Red Hat mocks Meltdown in Q2
You sure this is 2009?
Commercial Linux distributor Red Hat continues to buck the economic meltdown, reporting sales up 11.7 per cent to $183.6m in the second quarter of its fiscal 2010 and net income up 36.9 per cent to $28.9m. The sales were above the high end of Red Hat's guidance.
Business is so good that the juggernaut of the Linux business felt comfortable enough to shell out a staggering $47m to buy back 2.3 million of its own shares from Wall Street, pushing up earnings per share by 50 per cent to 15 cents. (Red Hat has spent $94m buying back stock in fiscal 2010).
From these numbers - and this financial engineering on EPS - it looks like Red Hat has already been acquired by IBM, a move that Big Blue surely must be contemplating as it watches a dangerous and stubborn Oracle acquire a Sun Microsystems it could have had itself earlier this year.
Red Hat said that its subscription sales in the second quarter of fiscal 2010 ended August 31 came to $156.3m, up 15.2 per cent. As with other application and systems software suppliers in recent quarters, training and other professional services revenues were down at Red Hat in Q2, falling 4.6 per cent to $27.4m. By keeping a tight rein on cost of sales, Red Hat was able to bring a slightly larger bit of the revenue increase to the bottom line.
Jim Whitehurst, president and chief executive officer at Red Hat, said that all of the top 25 deals in the quarter that came up for renewal, all 25 renewed and did so at a revenue level that was 20 per cent higher than what they had paid in their prior contracts because they are more widely deploying Linux subscriptions and other Red Hat software.
Of the top 30 deals that Red Hat did in fiscal Q2, two were for over $5m in software subscription sales, and ten were larger than $1m. Significantly, 23 of the 30 deals were for the high-end, unlimited virtualization that comes through Enterprise Linux Advanced Platform, and five deals included some JBoss middleware components.
Over the past six quarters that Red Hat has been talking about its top 25 deals each quarter, only three have not renewed, and two of them eventually came back to the fold. One of them, said Whitehurst, got some free coupons to get a Linux, which no doubt means Novell's SUSE Linux via Microsoft, and after a while, decided to more back to Red Hat Enterprise Linux.
Whitehurst said that he believed that Red Hat was growing right now mainly because it is taking operating system market share away from competitors, not because it is getting more than its share on new server shipments. While companies are talking about projects that need new servers and new operating systems. this is largely just a lot of talk right now as far as Whitehurst can see.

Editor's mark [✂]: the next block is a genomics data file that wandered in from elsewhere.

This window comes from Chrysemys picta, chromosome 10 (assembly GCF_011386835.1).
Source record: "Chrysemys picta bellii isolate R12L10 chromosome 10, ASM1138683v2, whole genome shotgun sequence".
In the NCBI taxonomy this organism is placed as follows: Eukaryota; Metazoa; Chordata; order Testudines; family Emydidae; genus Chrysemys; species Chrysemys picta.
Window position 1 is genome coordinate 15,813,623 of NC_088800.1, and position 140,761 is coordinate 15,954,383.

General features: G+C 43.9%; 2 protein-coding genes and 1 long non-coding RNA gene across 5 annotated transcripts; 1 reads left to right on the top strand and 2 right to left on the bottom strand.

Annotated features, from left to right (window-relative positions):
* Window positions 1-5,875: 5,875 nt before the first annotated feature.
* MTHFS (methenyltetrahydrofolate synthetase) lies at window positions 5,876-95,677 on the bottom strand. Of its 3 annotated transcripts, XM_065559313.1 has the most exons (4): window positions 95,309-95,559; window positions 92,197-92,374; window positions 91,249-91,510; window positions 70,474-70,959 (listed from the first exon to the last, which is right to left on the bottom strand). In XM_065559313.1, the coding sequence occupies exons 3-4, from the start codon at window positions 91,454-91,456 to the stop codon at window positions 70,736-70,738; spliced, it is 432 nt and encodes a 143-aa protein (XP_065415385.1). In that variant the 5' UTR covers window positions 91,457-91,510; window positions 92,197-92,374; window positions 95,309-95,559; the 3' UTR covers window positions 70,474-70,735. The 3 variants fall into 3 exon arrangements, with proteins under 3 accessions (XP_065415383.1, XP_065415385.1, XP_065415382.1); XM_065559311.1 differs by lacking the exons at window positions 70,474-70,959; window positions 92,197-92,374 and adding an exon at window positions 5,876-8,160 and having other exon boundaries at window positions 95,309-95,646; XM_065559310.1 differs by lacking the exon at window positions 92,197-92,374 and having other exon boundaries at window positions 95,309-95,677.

During the quarter, two of the biggest deals involved so-called free-to-pay shops, which are using freebie versions of RHEL or Fedora and which decide to get paid-for support from Red Hat because they can't take supporting it themselves any more. Red Hat is hopeful that this will be an increasingly larger portion of its sales from this flip.
As Red Hat exited the quarter, it still had $493m in cash and equivalents in the bank and $228.4m in debt and equity securities. The company does not have any debts to speak of and has $580.9m in deferred revenues (up 17 per cent from a year ago) and $112.8m in accounts receivable. There are far worse positions to be in out there in IT Land. Like over at rival Novell, which is struggling to grow its SUSE Linux business faster to fill in the gaping hole left by the collapsing NetWare business, just to name one.
Charlie Peters, Red Hat's chief financial officer, said that Red Hat's direct sales accounted for 31 per cent of total sales in the quarter, with the channel partners such as Hewlett-Packard, Dell, IBM, Fujitsu, and others pushing 41 per cent of sales. That was roughly in line with the 61/39 split in the first quarter, but backsliding against a trend that Red Hat wants to push so it is getting more sales through its channel.
By geography, the Americas region accounted for 56 per cent of sales in Q2, compared to 25 per cent for the EMEA region and 19 per cent for the Asia/Pacific region. Peters said that sales to the government accounted for 15 per cent of sales and that the pipeline for deals was strong.
Looking ahead to the third fiscal quarter, Peters said that Red Hat expected sales to be somewhere in the range of $187m to $189m, that operating margins would be more or less the same as in Q2, and that non-GAAP earnings per share would come in between 15 and 16 cents. Peters is not giving guidance for Q4 at this time. ®
Sponsored: RAID: End of an era?